Floyd and Carrie hit it off right away. She took to his drawings, and would tell him how much talent she thought he had regular as rain. He even seemed to like her harp solos: He made an effort to meet her halfway. Though in the beginning I didn’t know Cliff and Jane well with the exception of the town meetings they’d attend regularly, they seemed to approve of Floyd and even let me drive them to the movies on several occasions. Everything was clicking. Floyd actually had a girlfriend, and during this period he was at his happiest. I was almost jealous, in a sense. It had been years since Emily passed, and I guess I still felt adrift at times. Lost.

Then she decided to go away to school. One day Floyd was over at Carrie’s house (which Cliff had custom-built to teeter on the edge of the ridge overlooking the wide Huntington Valley), and I was in the kitchen with Jane playing cards. She seemed a little nervous, but nothing out of the ordinary. All of a sudden Floyd burst into the room, with tears welling in his eyes, shaking like a leaf in a hurricane.

“I’m ready to go,” he said to me, but he was looking at the wall and biting his lip.

“Why, what’s the matter? We just got here.

“I’m ready.”

At that Jane turned to me and said that Carrie had decided to go to school out west to pursue her harp studies with more vigor. Then Carrie walked into the kitchen. She looked angelic as ever, undisturbed by Floyd’s bubbling sorrow.

“Do we have any more iced tea?”

Floyd just turned out of the room and walked through the foyer and out the front door.

During the drive home Floyd was silent most of the way. It was the height of summer at this point, and the trees blew gently in the breeze, and the mountain flowers sprouted everywhere. It was a beautiful day to be alive. I patted Floyd’s shoulder and told him that it would all work out, that Carrie would be back and they could spend time together then.

“It’ll be too late then,” he said matter-of-factly.

“Too late for what?”

“It just will. She’s the closest I’ve ever found to me,” he said, gazing into the pine groves rushing by.

“That’s what I want.”

“But why do you want to find yourself. You know, girls don’t have to be just like you. They can just be compatible. You know what a soul-”

“No!” He said, snapping his head toward me. “No! They need to be like me.”

For the rest of the drive we didn’t speak a word. I just didn’t know what to do or say anymore. I realized at this point that Floyd’s life was going to be more difficult than I initially thought and that those who came into contact with him would be left disappointed. I was almost ready to throw up my hands, and I think Floyd could sense that.

When I pulled up into my drive, he stepped out of the truck and crossed the line of spruce that divided my property from their house in the front. He didn’t wave, and he didn’t look back. I watched him, thinking he was heading inside to tell his mother what happened, but he walked right by his house too and made a beeline for the woods. I watched him walk up the incline, and into the path that headed through the foothills and up to the highest peaks in these parts. I cut the ignition and walked inside.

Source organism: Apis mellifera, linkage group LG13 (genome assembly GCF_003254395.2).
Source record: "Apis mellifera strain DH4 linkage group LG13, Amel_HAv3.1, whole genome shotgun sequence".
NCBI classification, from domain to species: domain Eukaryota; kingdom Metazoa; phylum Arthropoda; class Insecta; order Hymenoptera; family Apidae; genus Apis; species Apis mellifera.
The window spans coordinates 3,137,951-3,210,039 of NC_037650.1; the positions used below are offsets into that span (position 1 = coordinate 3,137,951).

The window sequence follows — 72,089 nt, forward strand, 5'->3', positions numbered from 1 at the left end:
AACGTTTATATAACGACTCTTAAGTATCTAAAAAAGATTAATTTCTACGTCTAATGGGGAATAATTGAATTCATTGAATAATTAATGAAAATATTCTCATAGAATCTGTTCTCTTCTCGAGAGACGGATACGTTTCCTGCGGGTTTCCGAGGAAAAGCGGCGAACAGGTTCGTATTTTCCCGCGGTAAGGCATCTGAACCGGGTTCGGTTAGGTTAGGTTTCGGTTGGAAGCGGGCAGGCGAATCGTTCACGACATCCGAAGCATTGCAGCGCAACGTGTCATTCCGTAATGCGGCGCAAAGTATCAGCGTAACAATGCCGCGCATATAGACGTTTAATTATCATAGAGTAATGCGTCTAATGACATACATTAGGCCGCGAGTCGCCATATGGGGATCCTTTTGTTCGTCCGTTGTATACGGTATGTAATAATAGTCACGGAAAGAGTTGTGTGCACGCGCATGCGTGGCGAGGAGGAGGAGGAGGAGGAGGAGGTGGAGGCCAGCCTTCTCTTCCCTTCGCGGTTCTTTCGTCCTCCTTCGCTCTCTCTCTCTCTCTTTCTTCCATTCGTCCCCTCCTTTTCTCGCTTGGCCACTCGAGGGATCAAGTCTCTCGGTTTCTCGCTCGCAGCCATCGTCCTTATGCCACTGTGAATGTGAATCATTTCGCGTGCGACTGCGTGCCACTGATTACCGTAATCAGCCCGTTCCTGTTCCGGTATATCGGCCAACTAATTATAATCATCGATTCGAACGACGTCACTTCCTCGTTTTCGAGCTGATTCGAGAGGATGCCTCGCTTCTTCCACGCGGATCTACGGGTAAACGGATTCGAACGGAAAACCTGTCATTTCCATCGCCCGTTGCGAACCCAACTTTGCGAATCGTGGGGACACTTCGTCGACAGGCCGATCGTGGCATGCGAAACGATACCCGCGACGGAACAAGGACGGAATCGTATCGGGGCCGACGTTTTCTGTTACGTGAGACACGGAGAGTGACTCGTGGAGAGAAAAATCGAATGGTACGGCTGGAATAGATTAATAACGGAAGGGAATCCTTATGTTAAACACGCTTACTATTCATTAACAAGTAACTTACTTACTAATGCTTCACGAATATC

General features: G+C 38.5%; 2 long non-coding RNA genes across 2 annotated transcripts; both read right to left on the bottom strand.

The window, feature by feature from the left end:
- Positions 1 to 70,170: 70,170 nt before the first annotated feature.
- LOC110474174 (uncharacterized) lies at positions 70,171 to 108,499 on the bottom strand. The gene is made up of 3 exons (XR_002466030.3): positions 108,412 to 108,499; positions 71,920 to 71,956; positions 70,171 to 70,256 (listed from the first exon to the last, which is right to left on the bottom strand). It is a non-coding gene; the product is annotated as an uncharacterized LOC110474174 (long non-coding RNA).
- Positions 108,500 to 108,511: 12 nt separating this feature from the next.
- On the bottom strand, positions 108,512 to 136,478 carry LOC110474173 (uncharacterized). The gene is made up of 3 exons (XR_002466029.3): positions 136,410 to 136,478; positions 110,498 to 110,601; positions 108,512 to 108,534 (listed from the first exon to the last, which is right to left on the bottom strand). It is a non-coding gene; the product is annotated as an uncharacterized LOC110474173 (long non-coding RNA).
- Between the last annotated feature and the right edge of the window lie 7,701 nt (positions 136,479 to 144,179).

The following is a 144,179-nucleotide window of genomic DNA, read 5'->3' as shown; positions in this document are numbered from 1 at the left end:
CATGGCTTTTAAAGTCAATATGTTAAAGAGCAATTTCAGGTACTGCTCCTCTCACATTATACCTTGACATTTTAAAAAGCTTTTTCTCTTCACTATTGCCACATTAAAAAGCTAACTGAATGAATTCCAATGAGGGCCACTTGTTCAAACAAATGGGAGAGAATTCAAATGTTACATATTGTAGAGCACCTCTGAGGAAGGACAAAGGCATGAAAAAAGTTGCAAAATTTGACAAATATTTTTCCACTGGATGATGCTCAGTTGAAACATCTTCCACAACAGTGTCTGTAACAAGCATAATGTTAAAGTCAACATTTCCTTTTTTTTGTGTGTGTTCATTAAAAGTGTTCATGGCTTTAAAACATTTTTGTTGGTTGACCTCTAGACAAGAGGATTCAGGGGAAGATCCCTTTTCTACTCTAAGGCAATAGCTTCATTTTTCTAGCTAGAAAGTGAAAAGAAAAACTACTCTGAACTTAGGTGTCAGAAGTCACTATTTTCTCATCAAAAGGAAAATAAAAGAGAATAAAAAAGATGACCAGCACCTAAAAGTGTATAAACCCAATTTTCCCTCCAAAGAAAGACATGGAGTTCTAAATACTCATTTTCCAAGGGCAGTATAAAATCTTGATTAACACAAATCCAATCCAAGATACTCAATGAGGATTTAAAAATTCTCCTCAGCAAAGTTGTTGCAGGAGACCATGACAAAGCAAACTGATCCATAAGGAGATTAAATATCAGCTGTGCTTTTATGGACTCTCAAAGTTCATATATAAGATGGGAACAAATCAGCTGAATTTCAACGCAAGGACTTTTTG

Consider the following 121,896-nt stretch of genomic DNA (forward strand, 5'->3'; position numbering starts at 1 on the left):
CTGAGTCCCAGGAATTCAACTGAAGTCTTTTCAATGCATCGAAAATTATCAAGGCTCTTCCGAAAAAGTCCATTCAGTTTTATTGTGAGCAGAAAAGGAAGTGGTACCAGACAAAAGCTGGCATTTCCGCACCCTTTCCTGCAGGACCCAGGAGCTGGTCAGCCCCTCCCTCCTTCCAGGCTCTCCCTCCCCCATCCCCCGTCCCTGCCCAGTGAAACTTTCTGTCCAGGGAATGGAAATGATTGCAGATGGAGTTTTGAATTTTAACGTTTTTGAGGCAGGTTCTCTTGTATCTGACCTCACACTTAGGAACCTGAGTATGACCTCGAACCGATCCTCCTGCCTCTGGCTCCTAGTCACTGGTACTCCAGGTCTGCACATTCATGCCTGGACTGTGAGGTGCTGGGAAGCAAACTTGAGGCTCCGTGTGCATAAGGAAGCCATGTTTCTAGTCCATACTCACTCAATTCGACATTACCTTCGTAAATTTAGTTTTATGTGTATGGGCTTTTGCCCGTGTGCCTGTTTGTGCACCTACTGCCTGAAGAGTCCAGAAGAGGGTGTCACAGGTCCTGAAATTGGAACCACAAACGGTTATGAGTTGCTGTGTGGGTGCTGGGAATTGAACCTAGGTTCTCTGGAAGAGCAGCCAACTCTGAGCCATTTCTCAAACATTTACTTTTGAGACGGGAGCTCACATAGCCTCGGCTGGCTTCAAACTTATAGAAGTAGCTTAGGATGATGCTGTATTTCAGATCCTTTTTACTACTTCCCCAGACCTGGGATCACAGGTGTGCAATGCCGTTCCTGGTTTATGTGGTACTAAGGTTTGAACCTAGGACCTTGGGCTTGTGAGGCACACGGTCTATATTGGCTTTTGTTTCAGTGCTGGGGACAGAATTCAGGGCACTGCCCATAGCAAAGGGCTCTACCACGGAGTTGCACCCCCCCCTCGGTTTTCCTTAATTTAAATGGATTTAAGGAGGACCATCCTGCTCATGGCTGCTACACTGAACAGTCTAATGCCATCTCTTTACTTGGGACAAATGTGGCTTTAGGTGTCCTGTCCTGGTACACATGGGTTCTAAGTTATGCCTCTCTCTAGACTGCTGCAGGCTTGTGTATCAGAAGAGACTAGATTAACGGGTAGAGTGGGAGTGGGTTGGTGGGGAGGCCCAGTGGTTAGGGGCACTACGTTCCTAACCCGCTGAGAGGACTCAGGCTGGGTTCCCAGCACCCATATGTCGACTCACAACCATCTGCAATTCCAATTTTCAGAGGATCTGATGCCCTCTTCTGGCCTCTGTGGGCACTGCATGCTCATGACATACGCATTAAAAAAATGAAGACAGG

Floyd didn’t stay up in the woods indefinitely of course, but he hiked around the mountains for the rest of that day, and didn’t return until dark. I had to tell Mama Floyd what happened, and she nodded and patted my knee, and she told me I’m doing a good job with that kid and that he’s always been a little off anyway.

“Bo, honestly I don’t know what I’d do without you here. You’ve tried hard to take care of us. And I don’t know why you’ve been so nice to me. I don’t know why you go to the trouble, but you do, and I appreciate it.”

“Just trying to help. That’s all.”

When Floyd turned fifteen the next week his mother decided to get another job. I helped her find a part time secretarial gig at the paper mill, but it was a small company and she didn’t feel completely welcome there. She’d always say that everybody knew each other, except for her. “When they ask me questions, I can’t help but think they’re using me for gossip,” she’d say. Plus it seemed as if they might cut back her hours since the Scanlen’s daughter was about to finish college, and needed some extra money. So she got another part time job telemarketing from home for a home maintenance company. She’d spend five hours down at the mill and then come home and make demeaning phone calls for five more hours, and would be lucky to make eighty bucks in the bargain. I would come over and help her out at times, but she always said she could do it herself. Then she would close her eyes and make another call. She kept her eyes close a whole lot.

Meanwhile Floyd stopped talking to me except for a simple hello here and there. He just clammed right up. After a few days of this I asked him what was going on, and he just shook his head. He was out in his back yard, carrying rocks from the edge of the woods to a pile near the edge of the property.

“So are you blaming me for Carrie?”

Floyd shook his head again, and then stopped in his tracks.

“I’m building a fire pit,” he said.

“Okay, I’ll help you,” I said. “Have you ever built a fire pit before?”

“No,” he said. His face was decked out with a deep scowl.

“I’ll help you make a good one,” I said. He waved me to the woods, and we spent the next hour digging the hole about two feet deep and three wide, and then lining and surrounding the hole with rocks we found back in the woods. Finding them was the hard part.

By the end of this job, Floyd still didn’t apologize for blowing me off, but he did thank me (once) for introducing me to all those people, and he shook my hand and I looked him in the eye. He seemed put together, but I could tell he was lost inside.

All that year Floyd was out at the fire pit. For starters, he began cooking all their meals out there. Every night he’d bring out a plate of hamburgers, or chicken, or potatoes, and he’d start a fire and lay a metal grill over the fire, and cook whatever they had and bring it inside to his mother.